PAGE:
Nicolas Reynard was a Paris-based photographer who traveled the world on assignments documenting such diverse subjects as the fall of the Berlin Wall, the gulf war, Caribbean sharks, and stingrays.
His work appeared in National Geographic magazine as well as numerous other international publications, including Life and the New York Times Magazine.
Reynard died in a plane crash in the Amazon on November 11, 2004, while on assignment for French publications. He was 45.
Fellow photographer and friend Scott Wallace described Reynard as "a gifted, hard-working photographer who plunged headlong into whatever project he happened to be working on. He did nothing halfway."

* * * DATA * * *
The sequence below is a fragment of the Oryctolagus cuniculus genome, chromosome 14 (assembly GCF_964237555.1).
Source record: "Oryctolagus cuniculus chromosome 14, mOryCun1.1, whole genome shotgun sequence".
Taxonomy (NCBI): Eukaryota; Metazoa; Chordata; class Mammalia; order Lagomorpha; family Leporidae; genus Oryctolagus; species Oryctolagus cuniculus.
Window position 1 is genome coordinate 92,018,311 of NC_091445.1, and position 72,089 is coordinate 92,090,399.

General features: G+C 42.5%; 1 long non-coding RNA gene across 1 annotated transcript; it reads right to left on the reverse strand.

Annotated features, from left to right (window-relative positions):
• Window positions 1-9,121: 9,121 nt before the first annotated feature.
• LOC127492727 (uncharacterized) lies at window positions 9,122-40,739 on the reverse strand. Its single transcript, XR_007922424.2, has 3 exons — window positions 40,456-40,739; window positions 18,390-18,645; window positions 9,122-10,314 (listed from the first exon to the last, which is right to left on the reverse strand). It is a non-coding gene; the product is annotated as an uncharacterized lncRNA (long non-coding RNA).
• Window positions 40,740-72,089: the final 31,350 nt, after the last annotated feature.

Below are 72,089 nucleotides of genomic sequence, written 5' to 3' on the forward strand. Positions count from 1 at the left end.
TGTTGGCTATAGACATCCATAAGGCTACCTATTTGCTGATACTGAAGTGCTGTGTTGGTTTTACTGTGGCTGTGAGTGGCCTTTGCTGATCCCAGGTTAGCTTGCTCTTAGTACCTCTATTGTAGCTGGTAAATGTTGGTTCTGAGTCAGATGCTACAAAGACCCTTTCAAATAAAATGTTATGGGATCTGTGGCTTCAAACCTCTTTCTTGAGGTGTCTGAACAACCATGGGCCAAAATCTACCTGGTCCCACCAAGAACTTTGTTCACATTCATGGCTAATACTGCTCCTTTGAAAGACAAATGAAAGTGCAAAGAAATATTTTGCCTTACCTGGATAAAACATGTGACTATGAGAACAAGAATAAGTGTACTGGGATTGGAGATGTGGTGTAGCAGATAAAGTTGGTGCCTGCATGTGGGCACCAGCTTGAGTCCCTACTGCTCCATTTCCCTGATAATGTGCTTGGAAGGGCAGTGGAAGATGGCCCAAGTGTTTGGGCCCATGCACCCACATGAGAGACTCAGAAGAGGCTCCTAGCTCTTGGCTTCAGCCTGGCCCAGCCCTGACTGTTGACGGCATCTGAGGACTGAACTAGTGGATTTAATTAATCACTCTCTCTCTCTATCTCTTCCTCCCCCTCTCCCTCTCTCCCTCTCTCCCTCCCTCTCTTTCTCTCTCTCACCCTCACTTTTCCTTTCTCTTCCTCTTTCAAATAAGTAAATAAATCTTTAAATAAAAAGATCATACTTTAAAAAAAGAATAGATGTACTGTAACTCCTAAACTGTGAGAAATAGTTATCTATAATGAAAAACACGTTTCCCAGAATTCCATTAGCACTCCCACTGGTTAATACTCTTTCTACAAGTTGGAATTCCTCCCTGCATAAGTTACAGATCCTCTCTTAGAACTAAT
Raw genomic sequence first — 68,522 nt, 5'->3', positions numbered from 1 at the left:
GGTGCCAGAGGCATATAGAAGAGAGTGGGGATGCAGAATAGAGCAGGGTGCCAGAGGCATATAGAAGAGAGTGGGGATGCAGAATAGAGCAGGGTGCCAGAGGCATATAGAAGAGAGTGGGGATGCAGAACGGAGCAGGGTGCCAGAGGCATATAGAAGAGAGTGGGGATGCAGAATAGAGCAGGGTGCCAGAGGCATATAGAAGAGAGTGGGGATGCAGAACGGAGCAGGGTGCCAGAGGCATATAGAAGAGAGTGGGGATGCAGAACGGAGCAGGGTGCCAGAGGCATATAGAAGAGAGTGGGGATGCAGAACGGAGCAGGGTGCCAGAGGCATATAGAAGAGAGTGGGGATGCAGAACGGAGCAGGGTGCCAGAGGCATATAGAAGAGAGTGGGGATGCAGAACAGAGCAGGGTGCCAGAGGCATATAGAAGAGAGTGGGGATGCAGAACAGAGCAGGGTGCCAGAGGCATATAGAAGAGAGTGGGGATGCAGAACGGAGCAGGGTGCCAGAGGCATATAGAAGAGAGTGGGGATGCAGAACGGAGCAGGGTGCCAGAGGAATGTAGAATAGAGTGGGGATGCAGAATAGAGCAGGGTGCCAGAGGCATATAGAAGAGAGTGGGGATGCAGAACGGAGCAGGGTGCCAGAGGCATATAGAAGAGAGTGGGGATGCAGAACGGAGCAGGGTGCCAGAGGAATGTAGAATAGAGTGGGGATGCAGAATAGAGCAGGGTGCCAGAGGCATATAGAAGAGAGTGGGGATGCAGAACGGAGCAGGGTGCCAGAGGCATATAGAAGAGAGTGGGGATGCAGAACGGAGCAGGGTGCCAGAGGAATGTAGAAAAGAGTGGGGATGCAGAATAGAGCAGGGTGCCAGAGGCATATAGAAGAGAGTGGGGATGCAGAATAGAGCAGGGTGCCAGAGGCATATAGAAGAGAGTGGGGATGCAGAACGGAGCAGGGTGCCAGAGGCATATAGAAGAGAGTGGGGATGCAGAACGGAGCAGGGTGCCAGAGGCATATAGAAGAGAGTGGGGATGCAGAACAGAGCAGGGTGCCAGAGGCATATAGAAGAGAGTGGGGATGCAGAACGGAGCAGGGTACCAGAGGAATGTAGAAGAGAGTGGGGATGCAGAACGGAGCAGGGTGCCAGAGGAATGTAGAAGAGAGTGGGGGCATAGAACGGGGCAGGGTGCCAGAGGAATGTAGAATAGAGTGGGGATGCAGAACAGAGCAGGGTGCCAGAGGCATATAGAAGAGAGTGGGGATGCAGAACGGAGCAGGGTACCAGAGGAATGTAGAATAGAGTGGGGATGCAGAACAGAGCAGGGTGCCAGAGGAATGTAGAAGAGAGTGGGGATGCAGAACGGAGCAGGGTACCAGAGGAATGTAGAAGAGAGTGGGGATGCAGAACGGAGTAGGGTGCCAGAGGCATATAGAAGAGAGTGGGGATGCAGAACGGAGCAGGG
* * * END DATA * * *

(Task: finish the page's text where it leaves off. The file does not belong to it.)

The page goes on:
Reynard first worked with National Geographic in 1996 on a Web feature called "Korubo: Expedition Contact." The expedition culminated in the first ever peaceful contact with the previously uncontacted Korubo Indians of Brazil. He went on to work on several other assignments for the magazine.
Wallace, quoting Reynard's father, wrote that Reynard had dreamed of being a National Geographic photographer since childhood.
"He lived," wrote Wallace, "and ultimately died, doing what he loved to do: discovering the world and sharing his vision of it with the rest of humanity."
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